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Interface to subnational and national level COVID-19 data sourced from both official sources, such as Public Health England in the UK, and from other COVID-19 data collections, including the World Health Organisation (WHO), European Centre for Disease Prevention and Control (ECDC), John Hopkins University (JHU), Google Open Data and others. This package is designed to streamline COVID-19 data extraction, cleaning, and processing from a range of data sources in an open and transparent way. This allows users to inspect and scrutinise the data, and tools used to process it, at every step. For all countries supported, data includes a daily time-series of cases and, wherever available, data on deaths, hospitalisations, and tests. National level data is also supported using a range of data sources as well as line list data and links to intervention data sets.

Installation

Install from CRAN:

install.packages("covidregionaldata")

Install the stable development version of the package with:

install.packages("covidregionaldata",
  repos = "https://epiforecasts.r-universe.dev"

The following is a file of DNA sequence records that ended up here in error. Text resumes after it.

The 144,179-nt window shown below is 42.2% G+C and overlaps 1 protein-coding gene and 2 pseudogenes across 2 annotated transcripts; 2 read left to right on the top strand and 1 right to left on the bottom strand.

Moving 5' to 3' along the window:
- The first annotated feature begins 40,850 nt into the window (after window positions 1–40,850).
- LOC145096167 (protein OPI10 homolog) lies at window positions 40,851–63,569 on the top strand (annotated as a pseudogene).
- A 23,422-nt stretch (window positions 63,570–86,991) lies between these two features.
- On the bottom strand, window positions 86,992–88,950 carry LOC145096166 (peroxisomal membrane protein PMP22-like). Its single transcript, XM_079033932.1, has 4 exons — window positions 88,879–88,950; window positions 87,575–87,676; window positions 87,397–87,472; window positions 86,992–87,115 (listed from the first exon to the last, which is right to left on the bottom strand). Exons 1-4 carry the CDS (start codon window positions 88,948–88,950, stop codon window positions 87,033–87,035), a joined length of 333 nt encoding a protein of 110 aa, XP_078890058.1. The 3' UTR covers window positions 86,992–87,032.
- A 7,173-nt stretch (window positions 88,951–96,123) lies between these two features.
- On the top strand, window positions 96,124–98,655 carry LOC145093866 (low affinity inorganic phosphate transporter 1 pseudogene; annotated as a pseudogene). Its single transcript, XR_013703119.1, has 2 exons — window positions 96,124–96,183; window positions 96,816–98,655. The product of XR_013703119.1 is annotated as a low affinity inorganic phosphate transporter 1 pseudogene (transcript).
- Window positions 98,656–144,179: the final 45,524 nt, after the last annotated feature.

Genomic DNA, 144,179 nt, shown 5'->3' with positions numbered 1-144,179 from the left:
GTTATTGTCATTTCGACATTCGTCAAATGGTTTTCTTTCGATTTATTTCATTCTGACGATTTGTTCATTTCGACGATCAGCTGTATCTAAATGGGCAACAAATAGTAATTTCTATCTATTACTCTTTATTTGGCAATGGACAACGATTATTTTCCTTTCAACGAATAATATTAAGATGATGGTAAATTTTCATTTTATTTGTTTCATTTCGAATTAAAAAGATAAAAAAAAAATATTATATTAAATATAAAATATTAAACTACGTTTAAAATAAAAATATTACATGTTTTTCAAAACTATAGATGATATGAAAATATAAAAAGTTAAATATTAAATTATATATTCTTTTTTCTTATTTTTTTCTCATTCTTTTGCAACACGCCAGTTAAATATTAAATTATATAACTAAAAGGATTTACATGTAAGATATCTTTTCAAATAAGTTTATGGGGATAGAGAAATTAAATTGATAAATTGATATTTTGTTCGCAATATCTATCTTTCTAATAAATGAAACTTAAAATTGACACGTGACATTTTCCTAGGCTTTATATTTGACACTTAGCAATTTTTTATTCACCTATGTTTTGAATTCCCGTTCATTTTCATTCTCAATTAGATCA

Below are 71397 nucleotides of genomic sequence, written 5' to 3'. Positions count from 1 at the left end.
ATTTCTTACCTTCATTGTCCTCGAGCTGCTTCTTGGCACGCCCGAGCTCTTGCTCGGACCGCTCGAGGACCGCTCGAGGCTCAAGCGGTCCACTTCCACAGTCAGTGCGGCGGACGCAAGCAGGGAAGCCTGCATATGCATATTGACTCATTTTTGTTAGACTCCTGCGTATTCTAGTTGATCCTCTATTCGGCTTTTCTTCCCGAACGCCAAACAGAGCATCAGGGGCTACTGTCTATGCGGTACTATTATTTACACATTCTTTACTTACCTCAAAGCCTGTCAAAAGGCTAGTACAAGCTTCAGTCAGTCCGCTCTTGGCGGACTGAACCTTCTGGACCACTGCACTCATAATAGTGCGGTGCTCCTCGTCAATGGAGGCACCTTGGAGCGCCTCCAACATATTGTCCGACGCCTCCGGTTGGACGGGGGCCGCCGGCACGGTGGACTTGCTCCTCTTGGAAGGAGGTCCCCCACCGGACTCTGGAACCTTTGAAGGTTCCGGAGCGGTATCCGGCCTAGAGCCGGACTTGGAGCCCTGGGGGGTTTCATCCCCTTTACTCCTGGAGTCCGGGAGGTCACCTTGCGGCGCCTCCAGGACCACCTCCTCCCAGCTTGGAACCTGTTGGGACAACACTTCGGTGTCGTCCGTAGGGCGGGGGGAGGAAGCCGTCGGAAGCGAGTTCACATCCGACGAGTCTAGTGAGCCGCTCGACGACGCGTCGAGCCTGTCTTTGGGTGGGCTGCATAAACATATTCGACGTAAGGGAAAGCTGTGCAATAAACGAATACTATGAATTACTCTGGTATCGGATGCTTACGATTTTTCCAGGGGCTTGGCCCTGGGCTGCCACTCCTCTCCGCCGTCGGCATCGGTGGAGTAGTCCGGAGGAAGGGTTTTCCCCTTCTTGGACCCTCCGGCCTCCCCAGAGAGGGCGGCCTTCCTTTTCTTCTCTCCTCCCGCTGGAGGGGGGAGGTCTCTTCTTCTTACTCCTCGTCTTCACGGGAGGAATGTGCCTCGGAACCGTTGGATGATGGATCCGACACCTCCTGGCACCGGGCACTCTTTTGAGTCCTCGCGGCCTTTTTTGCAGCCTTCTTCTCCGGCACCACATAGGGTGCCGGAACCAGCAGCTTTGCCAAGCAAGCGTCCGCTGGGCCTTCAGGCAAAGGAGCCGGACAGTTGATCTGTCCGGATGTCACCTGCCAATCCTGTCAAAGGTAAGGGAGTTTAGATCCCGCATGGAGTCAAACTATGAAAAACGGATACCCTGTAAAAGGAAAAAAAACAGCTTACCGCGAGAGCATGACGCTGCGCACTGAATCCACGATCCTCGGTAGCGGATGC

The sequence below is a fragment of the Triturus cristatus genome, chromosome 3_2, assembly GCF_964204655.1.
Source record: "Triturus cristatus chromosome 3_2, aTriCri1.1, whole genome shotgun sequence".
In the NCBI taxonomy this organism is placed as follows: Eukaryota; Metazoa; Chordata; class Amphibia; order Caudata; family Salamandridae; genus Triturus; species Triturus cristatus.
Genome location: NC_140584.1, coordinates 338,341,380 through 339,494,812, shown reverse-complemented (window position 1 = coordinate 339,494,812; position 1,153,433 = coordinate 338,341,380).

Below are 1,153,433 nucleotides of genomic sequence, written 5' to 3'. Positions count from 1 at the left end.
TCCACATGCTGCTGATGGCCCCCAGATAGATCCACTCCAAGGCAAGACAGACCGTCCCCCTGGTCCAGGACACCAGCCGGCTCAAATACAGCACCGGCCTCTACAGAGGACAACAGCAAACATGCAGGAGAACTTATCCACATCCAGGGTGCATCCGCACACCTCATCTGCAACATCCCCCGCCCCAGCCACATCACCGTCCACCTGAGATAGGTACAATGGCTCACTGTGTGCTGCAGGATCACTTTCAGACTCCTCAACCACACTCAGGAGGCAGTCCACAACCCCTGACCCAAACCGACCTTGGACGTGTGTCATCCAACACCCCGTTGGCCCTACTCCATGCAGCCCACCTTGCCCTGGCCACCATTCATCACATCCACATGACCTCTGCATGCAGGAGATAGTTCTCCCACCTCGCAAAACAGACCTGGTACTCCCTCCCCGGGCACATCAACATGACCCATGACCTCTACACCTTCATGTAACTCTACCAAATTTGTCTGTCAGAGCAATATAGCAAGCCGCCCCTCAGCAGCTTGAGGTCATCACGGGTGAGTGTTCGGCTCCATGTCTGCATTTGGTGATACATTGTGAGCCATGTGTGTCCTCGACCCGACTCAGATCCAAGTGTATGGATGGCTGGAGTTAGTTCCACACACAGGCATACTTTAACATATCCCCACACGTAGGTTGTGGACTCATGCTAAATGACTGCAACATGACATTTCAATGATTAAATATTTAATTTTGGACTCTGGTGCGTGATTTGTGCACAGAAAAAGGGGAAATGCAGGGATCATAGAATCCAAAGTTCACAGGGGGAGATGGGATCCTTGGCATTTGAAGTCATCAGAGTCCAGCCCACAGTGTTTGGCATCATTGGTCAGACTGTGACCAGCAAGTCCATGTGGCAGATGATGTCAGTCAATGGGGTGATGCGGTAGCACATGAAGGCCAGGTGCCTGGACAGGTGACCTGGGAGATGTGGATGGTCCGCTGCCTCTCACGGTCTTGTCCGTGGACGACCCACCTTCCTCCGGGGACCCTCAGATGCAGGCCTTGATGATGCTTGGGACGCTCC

)

Install the unstable development version of the package with:

remotes::install_github("epiforecasts/covidregionaldata")

Quick start

Documentation

Load covidregionaldata, dplyr, scales, and ggplot2 (all used in this quick start),

Setup data caching

This package can optionally use a data cache from memoise to locally cache downloads. This can be enabled using the following (this will use the temporary directory by default),

start_using_memoise()
#> Using a cache at: /tmp/RtmpPgZXiv

To stop using memoise use,

and to reset the cache (required to download new data),

National data

To get worldwide time-series data by country (sourced from the World Health Organisation (WHO) by default but also optionally from the European Centre for Disease Control (ECDC), John Hopkins University, or the Google COVID-19 open data project), use:

nots <- get_national_data()
#> Downloading data from https://covid19.who.int/WHO-COVID-19-global-data.csv
#> Rows: 142911 Columns: 8
#> ── Column specification ────────────────────────────────────────────────────────
#> Delimiter: ","
#> chr  (3): Country_code, Country, WHO_region
#> dbl  (4): New_cases, Cumulative_cases, New_deaths, Cumulative_deaths
#> date (1): Date_reported
#> 
#> ℹ Use `spec()` to retrieve the full column specification for this data.
#> ℹ Specify the column types or set `show_col_types = FALSE` to quiet this message.
#> Cleaning data
#> Processing data
nots
#> # A tibble: 142,911 × 15
#>    date       un_region who_region country           iso_code cases_new cases_total
#>    <date>     <chr>     <chr>      <chr>             <chr>        <dbl>       <dbl>
#>  1 2020-01-03 Asia      EMRO       Afghanistan       AF               0           0